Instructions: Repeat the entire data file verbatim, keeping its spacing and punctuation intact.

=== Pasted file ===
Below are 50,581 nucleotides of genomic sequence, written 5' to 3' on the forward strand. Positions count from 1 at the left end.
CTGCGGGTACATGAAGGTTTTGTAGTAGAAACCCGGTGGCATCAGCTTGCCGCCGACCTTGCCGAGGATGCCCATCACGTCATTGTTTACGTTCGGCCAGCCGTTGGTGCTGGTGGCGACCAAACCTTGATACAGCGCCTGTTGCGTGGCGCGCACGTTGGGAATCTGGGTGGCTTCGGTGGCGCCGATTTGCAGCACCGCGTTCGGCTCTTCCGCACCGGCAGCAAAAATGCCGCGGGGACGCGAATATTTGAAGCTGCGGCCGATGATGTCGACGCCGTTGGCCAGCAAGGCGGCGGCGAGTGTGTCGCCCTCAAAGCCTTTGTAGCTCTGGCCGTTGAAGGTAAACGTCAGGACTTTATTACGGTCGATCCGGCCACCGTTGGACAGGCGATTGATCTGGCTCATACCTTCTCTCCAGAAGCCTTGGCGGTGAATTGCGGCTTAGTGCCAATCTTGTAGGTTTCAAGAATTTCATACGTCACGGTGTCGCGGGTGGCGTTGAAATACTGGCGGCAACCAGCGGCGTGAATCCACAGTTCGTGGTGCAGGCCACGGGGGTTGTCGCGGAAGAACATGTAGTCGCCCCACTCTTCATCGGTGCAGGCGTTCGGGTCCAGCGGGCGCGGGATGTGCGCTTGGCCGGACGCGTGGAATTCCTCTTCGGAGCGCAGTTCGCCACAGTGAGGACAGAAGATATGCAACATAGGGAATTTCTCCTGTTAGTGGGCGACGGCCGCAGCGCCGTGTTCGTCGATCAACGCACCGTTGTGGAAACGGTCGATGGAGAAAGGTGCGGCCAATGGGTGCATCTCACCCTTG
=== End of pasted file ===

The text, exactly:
Below are 50,581 nucleotides of genomic sequence, written 5' to 3' on the forward strand. Positions count from 1 at the left end.
CTGCGGGTACATGAAGGTTTTGTAGTAGAAACCCGGTGGCATCAGCTTGCCGCCGACCTTGCCGAGGATGCCCATCACGTCATTGTTTACGTTCGGCCAGCCGTTGGTGCTGGTGGCGACCAAACCTTGATACAGCGCCTGTTGCGTGGCGCGCACGTTGGGAATCTGGGTGGCTTCGGTGGCGCCGATTTGCAGCACCGCGTTCGGCTCTTCCGCACCGGCAGCAAAAATGCCGCGGGGACGCGAATATTTGAAGCTGCGGCCGATGATGTCGACGCCGTTGGCCAGCAAGGCGGCGGCGAGTGTGTCGCCCTCAAAGCCTTTGTAGCTCTGGCCGTTGAAGGTAAACGTCAGGACTTTATTACGGTCGATCCGGCCACCGTTGGACAGGCGATTGATCTGGCTCATACCTTCTCTCCAGAAGCCTTGGCGGTGAATTGCGGCTTAGTGCCAATCTTGTAGGTTTCAAGAATTTCATACGTCACGGTGTCGCGGGTGGCGTTGAAATACTGGCGGCAACCAGCGGCGTGAATCCACAGTTCGTGGTGCAGGCCACGGGGGTTGTCGCGGAAGAACATGTAGTCGCCCCACTCTTCATCGGTGCAGGCGTTCGGGTCCAGCGGGCGCGGGATGTGCGCTTGGCCGGACGCGTGGAATTCCTCTTCGGAGCGCAGTTCGCCACAGTGAGGACAGAAGATATGCAACATAGGGAATTTCTCCTGTTAGTGGGCGACGGCCGCAGCGCCGTGTTCGTCGATCAACGCACCGTTGTGGAAACGGTCGATGGAGAAAGGTGCGGCCAATGGGTGCATCTCACCCTTG